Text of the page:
Airlines will continue to suffer deep losses into 2021 after the industry fought for survival in the face of the Covid-19 crisis.
The warning from Iata came as the collective industry was calculated to hit a loss of $118.5 billion this year against a figure of $84.3 billion forecast in June.
Passenger numbers are expected to plummet by 60.5% from 4.5 billion to 1.8 billion – roughly the same number that the industry carried in 2003.
An industry-wide net loss of $38.7 billion is expected next year – deeper than $15.8 billion previously projected.
The second half of 2021 is expected to see improvements after a difficult first six months.
Passenger numbers are expected to grow to 2.8 billion in 2021 – one billion more than this year but still 1.7 billion short of the 2019 performance.
“Aggressive cost-cutting is expected to combine with increased demand during 2021, due to the re-opening of borders with testing and/or the widespread availability of a vaccine, to see the industry turn cash-positive in the fourth quarter of 2021 which is earlier than previously forecast,” Iata said.
Director general and chief executive Alexandre de Juniac described the crisis as “devastating and unrelenting”.
He added: “Airlines have cut costs by 45.8%, but revenues are down 60.9%.
“The result is that airlines will lose $66 for every passenger carried this year for a total net loss of $118.5 billion.
“This loss will be reduced sharply by $80 billion in 2021. But the prospect of losing $38.7 billion next year is nothing to celebrate.
“We need to get borders safely re-opened without quarantine so that people will fly again. And with airlines expected to bleed cash at least until the fourth quarter of 2021 there is no time to lose.”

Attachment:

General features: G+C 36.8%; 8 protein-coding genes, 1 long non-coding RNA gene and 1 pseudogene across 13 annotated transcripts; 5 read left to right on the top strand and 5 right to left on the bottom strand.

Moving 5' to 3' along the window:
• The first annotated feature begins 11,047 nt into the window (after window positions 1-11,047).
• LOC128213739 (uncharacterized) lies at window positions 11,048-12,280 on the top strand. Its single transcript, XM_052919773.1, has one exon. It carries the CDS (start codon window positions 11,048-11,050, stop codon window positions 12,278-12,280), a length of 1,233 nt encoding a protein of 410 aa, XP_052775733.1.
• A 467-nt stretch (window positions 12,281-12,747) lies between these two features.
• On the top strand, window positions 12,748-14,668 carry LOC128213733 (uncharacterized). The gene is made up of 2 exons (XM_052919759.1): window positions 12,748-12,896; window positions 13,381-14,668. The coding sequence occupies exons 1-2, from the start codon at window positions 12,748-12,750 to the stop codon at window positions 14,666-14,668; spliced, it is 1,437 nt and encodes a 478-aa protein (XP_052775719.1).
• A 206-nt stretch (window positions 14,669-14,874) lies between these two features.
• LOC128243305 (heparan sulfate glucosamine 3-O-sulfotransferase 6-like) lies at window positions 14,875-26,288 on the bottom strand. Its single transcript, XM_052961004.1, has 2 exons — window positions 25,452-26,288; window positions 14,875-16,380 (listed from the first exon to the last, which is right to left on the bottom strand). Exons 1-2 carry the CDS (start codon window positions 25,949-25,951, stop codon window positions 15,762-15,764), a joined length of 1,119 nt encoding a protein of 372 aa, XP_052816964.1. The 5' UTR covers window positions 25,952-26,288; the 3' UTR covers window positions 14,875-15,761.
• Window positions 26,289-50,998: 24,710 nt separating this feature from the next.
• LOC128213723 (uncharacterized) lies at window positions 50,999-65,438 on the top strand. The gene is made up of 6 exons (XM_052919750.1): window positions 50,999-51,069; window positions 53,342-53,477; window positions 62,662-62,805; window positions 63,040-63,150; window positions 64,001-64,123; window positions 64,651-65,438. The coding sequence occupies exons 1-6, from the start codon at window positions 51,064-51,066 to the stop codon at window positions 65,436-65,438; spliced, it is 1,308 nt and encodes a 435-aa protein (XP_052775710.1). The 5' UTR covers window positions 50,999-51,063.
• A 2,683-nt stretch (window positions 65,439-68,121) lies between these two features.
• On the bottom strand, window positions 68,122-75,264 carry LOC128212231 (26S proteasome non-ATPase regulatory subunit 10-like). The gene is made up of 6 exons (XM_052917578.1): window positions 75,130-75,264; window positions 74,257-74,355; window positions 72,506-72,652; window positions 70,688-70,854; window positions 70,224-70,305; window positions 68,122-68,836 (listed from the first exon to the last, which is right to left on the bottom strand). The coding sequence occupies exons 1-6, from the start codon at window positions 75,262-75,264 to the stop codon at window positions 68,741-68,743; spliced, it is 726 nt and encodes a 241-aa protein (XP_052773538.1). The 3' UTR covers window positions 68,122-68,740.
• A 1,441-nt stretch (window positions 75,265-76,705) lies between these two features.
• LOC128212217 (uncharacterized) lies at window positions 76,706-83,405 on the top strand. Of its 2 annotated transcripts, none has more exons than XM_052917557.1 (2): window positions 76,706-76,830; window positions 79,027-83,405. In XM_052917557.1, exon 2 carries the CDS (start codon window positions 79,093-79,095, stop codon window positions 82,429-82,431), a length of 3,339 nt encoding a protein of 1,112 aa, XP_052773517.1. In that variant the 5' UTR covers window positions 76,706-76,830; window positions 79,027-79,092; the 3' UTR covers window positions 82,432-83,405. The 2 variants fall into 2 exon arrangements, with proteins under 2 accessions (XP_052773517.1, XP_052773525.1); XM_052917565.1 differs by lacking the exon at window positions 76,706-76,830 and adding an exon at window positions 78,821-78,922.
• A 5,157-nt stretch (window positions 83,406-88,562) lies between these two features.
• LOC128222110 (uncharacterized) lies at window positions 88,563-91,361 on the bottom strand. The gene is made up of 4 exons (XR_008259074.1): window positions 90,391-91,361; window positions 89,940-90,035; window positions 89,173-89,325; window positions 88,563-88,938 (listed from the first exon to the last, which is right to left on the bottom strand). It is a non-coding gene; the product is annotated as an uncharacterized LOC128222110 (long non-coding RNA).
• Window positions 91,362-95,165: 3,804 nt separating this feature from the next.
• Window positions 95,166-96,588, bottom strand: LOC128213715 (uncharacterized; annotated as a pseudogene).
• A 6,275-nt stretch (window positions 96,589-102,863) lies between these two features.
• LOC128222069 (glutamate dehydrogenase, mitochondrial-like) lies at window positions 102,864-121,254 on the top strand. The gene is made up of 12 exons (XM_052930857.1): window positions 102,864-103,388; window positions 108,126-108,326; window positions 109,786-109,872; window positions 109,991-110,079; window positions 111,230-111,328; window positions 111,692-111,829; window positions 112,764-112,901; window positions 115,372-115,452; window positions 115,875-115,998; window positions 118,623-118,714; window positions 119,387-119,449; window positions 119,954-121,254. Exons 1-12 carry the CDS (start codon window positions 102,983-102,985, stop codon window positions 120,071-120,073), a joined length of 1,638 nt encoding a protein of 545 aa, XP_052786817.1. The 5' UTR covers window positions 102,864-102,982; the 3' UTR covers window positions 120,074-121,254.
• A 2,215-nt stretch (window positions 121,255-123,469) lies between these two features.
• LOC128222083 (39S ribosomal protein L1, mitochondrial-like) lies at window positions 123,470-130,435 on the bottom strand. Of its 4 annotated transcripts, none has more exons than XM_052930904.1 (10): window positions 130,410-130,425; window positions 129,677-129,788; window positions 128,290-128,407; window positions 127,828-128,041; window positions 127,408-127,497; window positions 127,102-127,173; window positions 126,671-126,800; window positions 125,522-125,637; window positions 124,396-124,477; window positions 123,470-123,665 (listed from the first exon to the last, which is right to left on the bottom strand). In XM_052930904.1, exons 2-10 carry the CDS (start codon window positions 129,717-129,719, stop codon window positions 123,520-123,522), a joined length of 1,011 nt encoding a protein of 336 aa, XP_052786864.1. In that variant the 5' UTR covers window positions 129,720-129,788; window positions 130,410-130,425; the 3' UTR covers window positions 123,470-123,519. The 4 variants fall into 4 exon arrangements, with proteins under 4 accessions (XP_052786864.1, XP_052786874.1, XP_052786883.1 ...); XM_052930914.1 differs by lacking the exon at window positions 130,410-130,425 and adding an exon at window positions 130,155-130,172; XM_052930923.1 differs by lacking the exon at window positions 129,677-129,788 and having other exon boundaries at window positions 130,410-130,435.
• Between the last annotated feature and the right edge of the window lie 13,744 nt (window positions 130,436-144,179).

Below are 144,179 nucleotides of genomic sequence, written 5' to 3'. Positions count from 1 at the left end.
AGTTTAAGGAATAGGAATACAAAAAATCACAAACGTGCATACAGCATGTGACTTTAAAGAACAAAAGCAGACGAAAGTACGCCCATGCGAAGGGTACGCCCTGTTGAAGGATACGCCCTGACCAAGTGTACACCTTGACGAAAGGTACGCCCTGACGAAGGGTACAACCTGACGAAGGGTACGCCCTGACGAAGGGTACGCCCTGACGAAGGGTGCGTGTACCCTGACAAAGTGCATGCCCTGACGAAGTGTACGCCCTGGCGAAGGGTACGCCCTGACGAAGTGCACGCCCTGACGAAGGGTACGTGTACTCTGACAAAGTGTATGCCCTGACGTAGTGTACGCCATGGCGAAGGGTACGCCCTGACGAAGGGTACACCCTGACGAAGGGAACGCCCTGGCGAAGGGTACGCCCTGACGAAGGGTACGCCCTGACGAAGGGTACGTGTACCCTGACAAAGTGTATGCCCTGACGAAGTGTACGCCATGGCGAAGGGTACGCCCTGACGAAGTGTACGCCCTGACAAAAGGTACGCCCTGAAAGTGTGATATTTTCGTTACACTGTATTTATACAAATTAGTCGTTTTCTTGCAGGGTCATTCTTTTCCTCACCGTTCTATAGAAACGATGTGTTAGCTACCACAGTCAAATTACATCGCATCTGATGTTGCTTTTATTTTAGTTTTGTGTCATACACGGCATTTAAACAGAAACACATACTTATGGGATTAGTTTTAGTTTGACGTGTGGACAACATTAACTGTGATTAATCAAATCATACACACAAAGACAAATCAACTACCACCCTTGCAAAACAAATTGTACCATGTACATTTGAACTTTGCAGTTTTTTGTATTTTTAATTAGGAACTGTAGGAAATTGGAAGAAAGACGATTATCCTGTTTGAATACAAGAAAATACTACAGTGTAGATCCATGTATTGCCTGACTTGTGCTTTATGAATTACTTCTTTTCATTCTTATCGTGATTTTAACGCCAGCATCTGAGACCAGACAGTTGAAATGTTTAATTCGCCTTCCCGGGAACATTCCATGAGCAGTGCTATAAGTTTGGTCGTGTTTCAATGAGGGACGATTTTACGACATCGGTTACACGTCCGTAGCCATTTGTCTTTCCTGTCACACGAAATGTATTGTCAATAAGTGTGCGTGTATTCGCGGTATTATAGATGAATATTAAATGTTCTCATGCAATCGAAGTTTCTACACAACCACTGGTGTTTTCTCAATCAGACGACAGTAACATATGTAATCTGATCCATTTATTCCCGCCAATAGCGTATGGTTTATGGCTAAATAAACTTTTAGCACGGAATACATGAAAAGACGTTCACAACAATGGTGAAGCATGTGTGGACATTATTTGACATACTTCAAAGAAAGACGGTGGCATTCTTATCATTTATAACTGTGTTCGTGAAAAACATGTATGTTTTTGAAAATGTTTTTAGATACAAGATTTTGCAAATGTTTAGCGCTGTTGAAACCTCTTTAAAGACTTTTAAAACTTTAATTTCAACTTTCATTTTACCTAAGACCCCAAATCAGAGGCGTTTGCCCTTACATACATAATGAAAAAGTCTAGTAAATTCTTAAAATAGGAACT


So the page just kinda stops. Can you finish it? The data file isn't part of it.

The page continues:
Airlines cut costs by $365 billion from $795 billion in 2019 to $430 billion in 2020 in the face of a half trillion-dollar revenue drop from $838 billion in 2019 to $328 billion, Iata calculated.
“The history books will record 2020 as the industry’s worst financial year, bar none,” de Juniac said. “Airlines cut expenses by an average of a billion dollars a day over 2020 and will still rack-up unprecedented losses.
“Were it not for the $173 billion in financial support by governments we would have seen bankruptcies on a massive scale.”
Airlines are still expected to burn an average of $6.8 billion a month during the first half of 2021, before the industry turns cash positive in the fourth quarter.
“The financial damage of this crisis is severe. Government support has kept airlines alive to this point,” de Juniac said.
“More is likely needed as the crisis is lasting longer than anyone could have anticipated. And it must come in forms that that do not increase the already high debt load which has ballooned to $651 billion.
“Bridging airlines to the recovery is one of the most important investments that governments can make. It will save jobs and kick-start the recovery in the travel and tourism sector which accounts for 10% of global GDP.”
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